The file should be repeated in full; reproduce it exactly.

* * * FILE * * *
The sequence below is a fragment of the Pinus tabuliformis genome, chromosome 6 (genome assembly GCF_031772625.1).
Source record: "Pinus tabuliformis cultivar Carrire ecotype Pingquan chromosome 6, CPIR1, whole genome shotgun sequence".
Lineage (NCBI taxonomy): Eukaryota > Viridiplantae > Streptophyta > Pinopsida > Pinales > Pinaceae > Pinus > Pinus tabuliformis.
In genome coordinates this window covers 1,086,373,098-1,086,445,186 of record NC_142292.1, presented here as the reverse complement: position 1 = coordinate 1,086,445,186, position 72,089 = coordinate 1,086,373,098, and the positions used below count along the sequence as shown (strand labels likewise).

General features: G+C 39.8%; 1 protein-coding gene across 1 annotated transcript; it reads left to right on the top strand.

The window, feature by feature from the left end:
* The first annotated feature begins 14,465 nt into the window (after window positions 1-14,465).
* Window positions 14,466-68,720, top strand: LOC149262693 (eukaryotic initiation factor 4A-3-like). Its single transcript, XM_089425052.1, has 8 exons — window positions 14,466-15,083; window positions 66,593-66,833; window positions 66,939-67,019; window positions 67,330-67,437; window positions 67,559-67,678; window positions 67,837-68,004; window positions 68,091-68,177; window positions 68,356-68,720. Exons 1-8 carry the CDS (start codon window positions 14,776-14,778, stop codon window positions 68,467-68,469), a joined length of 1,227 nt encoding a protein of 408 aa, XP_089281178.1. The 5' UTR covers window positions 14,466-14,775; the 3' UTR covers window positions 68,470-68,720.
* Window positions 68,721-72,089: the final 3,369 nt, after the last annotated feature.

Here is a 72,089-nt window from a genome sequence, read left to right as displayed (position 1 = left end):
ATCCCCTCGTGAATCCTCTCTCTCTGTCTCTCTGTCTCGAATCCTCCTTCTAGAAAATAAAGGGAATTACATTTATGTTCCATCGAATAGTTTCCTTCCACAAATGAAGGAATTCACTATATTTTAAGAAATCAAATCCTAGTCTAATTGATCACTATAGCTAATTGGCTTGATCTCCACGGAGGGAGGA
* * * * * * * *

The sequence below is a fragment of the Pinus tabuliformis genome, chromosome 6 (genome assembly GCF_031772625.1).
Source record: "Pinus tabuliformis cultivar Carrire ecotype Pingquan chromosome 6, CPIR1, whole genome shotgun sequence".
Lineage (NCBI taxonomy): Eukaryota > Viridiplantae > Streptophyta > Pinopsida > Pinales > Pinaceae > Pinus > Pinus tabuliformis.
In genome coordinates this window covers 1,086,373,098-1,086,445,186 of record NC_142292.1, presented here as the reverse complement: position 1 = coordinate 1,086,445,186, position 72,089 = coordinate 1,086,373,098, and the positions used below count along the sequence as shown (strand labels likewise).

General features: G+C 39.8%; 1 protein-coding gene across 1 annotated transcript; it reads left to right on the top strand.

The window, feature by feature from the left end:
* The first annotated feature begins 14,465 nt into the window (after window positions 1-14,465).
* Window positions 14,466-68,720, top strand: LOC149262693 (eukaryotic initiation factor 4A-3-like). Its single transcript, XM_089425052.1, has 8 exons — window positions 14,466-15,083; window positions 66,593-66,833; window positions 66,939-67,019; window positions 67,330-67,437; window positions 67,559-67,678; window positions 67,837-68,004; window positions 68,091-68,177; window positions 68,356-68,720. Exons 1-8 carry the CDS (start codon window positions 14,776-14,778, stop codon window positions 68,467-68,469), a joined length of 1,227 nt encoding a protein of 408 aa, XP_089281178.1. The 5' UTR covers window positions 14,466-14,775; the 3' UTR covers window positions 68,470-68,720.
* Window positions 68,721-72,089: the final 3,369 nt, after the last annotated feature.

Here is a 72,089-nt window from a genome sequence, read left to right as displayed (position 1 = left end):
ATCCCCTCGTGAATCCTCTCTCTCTGTCTCTCTGTCTCGAATCCTCCTTCTAGAAAATAAAGGGAATTACATTTATGTTCCATCGAATAGTTTCCTTCCACAAATGAAGGAATTCACTATATTTTAAGAAATCAAATCCTAGTCTAATTGATCACTATAGCTAATTGGCTTGATCTCCACGGAGGGAGGA